Harry Twenty Years On

He was raised
To quote chapter and verse.
A true believer
Not even for silver —
Just certainty.

Unlocking the door
He slumped against the wall.
I helped him to the sofa;
Easy in his small studio,
Past the kitchenette,
A spice rack filled
With myriad medications hung
Beneath photos of young Natalie Wood
And young Dean Cain.

A beautiful drive,
A chance to talk, about god
And California and the Hemlock Society
And would I help him —
A promise never tested.

I searched for music on the radio,
The thing that had brought us together
In high school.
He would have liked the club mix of
Where The Streets Have No Name.
I was thinking the theme to
Midnight Cowboy.

An hour later, at the hospital
It occurred to me
The staff believed I was his partner.
It never occurred to me
To correct them.
The memory of their kindness
Melts my heart still.

A drainage tube in his back.
A little more life in his eyes.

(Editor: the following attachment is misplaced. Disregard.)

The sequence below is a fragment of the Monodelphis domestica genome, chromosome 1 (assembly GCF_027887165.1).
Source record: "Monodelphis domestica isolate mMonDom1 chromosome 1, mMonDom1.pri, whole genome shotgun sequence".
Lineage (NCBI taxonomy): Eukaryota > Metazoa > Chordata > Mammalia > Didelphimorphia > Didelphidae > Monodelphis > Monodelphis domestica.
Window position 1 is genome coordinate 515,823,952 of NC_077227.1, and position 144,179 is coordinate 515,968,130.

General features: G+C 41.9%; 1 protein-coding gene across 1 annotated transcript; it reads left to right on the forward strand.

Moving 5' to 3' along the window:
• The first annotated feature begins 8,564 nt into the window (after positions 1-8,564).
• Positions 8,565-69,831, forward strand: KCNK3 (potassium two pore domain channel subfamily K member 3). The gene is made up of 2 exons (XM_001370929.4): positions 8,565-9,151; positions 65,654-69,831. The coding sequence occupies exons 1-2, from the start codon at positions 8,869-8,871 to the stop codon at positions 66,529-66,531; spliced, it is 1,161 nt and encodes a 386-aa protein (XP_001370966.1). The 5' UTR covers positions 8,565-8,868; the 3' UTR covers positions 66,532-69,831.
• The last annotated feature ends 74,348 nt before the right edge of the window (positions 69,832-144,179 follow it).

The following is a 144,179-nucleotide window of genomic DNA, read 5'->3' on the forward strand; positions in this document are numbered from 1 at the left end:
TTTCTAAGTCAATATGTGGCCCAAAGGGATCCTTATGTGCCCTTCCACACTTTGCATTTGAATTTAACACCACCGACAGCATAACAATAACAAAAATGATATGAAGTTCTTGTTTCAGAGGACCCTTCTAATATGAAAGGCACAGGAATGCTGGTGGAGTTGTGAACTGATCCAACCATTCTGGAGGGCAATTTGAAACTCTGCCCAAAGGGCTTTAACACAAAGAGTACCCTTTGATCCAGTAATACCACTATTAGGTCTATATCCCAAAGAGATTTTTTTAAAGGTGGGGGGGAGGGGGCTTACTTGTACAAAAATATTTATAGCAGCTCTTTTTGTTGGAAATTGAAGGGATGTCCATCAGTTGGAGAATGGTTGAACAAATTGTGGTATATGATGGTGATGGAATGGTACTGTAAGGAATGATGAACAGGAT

His wit and humor diminished
But still potent.
When his parents arrived
I was barely there.
They were unwilling
Or ill-equipped to be
In such a moment.

They displayed the same countenance
At the memorial, a formality,
Something to endure.
I said I didn’t know
Where we go
When we die, if anywhere.
But I hoped some of my loved ones
Now had the pleasure of his company.
And I wondered
Who among his family
Had had to box up his gay porn.

I still hear his voice.
I struggle to write his story.
To remember
All the ways
Healing never happens.


Originally published in HIV Here & Now.

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